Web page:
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asphyxia

absence of respiratory ventilation; suffication

asthma

condition of the lungs characterized by widespread narrowing of the bronchioles and formation of mucous plugs producing symptoms wheezing, shortness of breath, and coughing; caused by the local release of factors during an allergic response

atelectasis

absence of gas in the lungs due to a failure of alveolar expansion; also called collapsed lung

bronchiectasis

dilation of the bronchi, which may result when chronic inflammation destroys the smooth muscle in the bronchial walls

bronchitis

inflammation of the bronchi; the acute form is often due to viral or bacterial infection, while the chronic form is often due to air pollution or smoking and is part of chronic obstructive pulmonary disorder

bronchogenic carcinoma

cancer that originates in the bronchi

bronchopneumonia

acute inflammation of the smaller bronchial tubes, bronchioles, and alveoli

chronic obstructive pulmonary disease (COPD)

a group of disorders (emphysema, chronic bronchitis, and bronchospasm) associated with the obstruction of the bronchial airflow; usually a result of inhaling tobacco for many years

coccidioidomycosis or valley fever

fungal infection of the upper respiratory tract and lungs that often spreads to other organs; caused by inhaling dust that contains spores of Coccidiodes immunitis

cor pulmonale

disease of the heart that is caused by chronic lung disease, such as emphysema;

coryza

common viral head cold

croup

disease of infants and young children; caused by acute obstruction of the larynx and characterized by a hoarse cough

cystic fibrosis (CF)

hereditary disease characterized by excess mucus production in the respiratory tract and elsewhere

deviated septum

the nasal septum that devides the two nasal cavities is not median, creating one cavity that is larger that the other

diaphragmatocele (diaphragmatic hernia)

protrusion of the stomach and/or intestine through the diaphragm; can interfere with breathing

emphysema

chronic lung disease characterized by enlarged alveoli and damaged respiratory membrane; symptoms include apnea, a barrel chest due to labored breathing, and gradual deterioration due to chronic hypoxemia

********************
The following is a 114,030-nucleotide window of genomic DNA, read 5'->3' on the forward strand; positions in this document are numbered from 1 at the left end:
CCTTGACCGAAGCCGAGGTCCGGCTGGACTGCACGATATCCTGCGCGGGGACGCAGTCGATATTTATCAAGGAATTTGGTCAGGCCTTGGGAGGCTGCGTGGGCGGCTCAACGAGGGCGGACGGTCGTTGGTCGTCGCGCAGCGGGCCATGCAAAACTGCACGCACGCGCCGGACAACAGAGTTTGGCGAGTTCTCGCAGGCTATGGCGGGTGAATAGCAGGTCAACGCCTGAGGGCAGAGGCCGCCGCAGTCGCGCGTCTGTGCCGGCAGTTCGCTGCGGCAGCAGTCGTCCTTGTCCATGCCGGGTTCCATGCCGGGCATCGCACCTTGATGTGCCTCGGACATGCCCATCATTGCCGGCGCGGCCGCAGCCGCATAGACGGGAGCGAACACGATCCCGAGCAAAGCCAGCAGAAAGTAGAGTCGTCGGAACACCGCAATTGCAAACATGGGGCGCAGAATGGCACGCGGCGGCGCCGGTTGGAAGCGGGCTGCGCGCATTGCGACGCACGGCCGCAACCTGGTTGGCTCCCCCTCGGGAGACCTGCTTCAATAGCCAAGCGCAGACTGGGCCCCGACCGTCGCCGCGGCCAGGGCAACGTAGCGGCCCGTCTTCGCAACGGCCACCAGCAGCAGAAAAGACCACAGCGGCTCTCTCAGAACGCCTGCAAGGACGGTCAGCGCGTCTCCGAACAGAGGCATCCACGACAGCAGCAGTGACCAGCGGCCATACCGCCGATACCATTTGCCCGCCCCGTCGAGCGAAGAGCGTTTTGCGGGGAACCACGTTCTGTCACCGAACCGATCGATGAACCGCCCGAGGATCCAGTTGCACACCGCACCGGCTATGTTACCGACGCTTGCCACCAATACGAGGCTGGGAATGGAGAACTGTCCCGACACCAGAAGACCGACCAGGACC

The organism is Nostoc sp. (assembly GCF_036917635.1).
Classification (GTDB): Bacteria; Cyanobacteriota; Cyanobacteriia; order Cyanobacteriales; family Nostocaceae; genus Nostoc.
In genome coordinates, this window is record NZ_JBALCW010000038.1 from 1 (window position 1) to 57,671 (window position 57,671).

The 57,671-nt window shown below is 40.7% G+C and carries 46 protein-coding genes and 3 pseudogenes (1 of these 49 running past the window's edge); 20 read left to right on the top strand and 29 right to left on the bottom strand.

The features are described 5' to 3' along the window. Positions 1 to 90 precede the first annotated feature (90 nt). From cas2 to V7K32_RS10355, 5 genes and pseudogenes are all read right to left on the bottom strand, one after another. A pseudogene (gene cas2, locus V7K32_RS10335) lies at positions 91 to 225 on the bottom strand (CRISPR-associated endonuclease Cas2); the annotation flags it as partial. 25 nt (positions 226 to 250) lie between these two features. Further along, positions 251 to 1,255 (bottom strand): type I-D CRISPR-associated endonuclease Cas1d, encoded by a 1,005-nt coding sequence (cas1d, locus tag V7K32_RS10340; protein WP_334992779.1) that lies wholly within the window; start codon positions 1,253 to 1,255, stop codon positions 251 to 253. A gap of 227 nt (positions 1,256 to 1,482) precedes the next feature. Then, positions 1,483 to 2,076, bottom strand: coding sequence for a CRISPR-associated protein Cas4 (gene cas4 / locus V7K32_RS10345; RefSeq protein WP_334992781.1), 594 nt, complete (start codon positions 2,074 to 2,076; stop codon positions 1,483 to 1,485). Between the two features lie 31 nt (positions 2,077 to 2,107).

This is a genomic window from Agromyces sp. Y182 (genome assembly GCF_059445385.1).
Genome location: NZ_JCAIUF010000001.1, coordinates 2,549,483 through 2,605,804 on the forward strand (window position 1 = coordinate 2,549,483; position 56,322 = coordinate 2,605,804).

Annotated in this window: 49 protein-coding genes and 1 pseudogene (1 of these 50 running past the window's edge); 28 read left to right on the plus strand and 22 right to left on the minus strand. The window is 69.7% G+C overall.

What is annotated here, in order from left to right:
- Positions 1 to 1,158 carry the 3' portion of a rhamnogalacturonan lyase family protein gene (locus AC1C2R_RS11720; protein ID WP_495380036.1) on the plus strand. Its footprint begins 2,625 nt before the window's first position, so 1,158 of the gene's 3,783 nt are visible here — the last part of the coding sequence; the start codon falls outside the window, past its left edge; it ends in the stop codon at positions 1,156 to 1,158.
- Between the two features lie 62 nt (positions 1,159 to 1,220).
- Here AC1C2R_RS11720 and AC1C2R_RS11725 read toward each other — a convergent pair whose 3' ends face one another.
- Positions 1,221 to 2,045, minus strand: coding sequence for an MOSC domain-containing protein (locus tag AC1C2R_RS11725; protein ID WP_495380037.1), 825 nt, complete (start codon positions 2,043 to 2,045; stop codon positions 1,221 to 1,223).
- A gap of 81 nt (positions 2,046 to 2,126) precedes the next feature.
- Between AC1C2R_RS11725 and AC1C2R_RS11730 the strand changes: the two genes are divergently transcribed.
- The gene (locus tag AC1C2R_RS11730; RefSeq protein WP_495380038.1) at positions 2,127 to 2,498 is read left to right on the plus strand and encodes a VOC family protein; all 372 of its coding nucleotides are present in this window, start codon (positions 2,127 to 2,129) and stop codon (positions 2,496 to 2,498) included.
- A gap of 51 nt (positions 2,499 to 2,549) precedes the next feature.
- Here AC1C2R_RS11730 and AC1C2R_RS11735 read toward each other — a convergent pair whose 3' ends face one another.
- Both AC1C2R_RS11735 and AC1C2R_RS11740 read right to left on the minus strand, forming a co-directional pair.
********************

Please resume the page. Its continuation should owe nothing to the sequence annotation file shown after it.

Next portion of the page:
epiglottitis

inflammation of the epiglottis; often results from bacterial infection and may lead to airway obstruction, especially among children

insomnia

inability to sleep

laryngitis

inflammation of the larynx

laryngotracheobronchitis

chronic inflammation of the larynx, trachea, and bronchi; the acute form is called croup

legionellosis

form of pnemonia caused by the bacterium Legionella pneumonphilia

nasopharyngitis

inflammation of the nose and pharynx

obstructive sleep apnea or OSA

collapse of the pharynx during sleep; results in airway obstruction and absence of breathing

pansinusitis

inflammation of all paranasal sinuses on one or both sides of the face

pertussis or whooping cough

acute infectious disease characterized by inflammation of the larynx, trachea, and bronchi; produces spasmodic coughing. Noise is caused when the larynx spasms

pharyngitis

inflammation of the pharynx

pleural effusion

escape of fluid into the pleural cavity during inflammation; results in compression of the underlying part of the affected lung

pleuritis or pleurisy

inflammation of the pleurae

pneumatocele or pneumocele

hernia of the lung, in which the lung protrudes through an opening in the chest

pneumoconiosis

inflammation of the lungs caused by the chronic inhalation of fine particles; leads to the formation of a fibrotic tissue around the alveoli that reduces their ability to stretch within incoming air; includes asbestosis and silicosis caused by fine silicon-dust inhalation

pneumoncystis carinii pneumonia or PCP

pneumonia caused by fungus P. carinii; a common opportunistic disease in patients with AIDS

pneumonia

inflammation of soft lung tissue (excluding the bronchi) in which the alveoli become filled with fluids; caused by bacterial, viral, or fungal infection

pneumonitis

inflammation of the lungs, independent of a particular cause

pneumothorax

presence of air or gas in the pleural cavity due to a perforation, causing the lung to collapse

pulmonary edema

accumulation of fluid in the alveoli and bronchioles

pulmonary embolism or PE

blockage in the pulmonary circulation caused by a moving blood clot

pulmonary neoplasm

tumor of the lung

pulmonary tuberculosis (TB)

infection of the lungs by the bacterium Mycobacterium tuberculosis which includes tubercle formation, inflammation and necrotic lesions

pyothorax or empyema

a condition of pus in the pleural cavity

respiratory distress syndrome or ARDS

respiratory failure characterized by atelectasis; this condition occurs in two forms:
= neonatal respiratory distress syndrome- caused by insufficient surfactant (it enables alveoli to be reopened after respiration)
=adult or acute respiratory distress syndrome- that affects adults and ise caused by severe lung infections or injury

rhinitis

inflammation of the nasal mucous membrane

rhinomycosis

fungal infection of the nasal mucous

severe acute respiratory syndrome (SARS)

a severe, rapid-onset viral infection resulting in respiratory distress that includes lung inflammation, alveolar damage, and atelectasis

sinusitis

inflammation of the sinus mucous membranes

tonsillitis

inflammation of a tonsil, usually a palatine tonsil; an adenoid is a pharyngeal tonsil that is subject to inflammation

tracheitis

inflammation of the trachea

tracheostenosis

narrowing of the trachea

upper respiratory infection

infection of the upper respiratory tract (nose, pharynx, larynx, and trachea) usually the result of a virus

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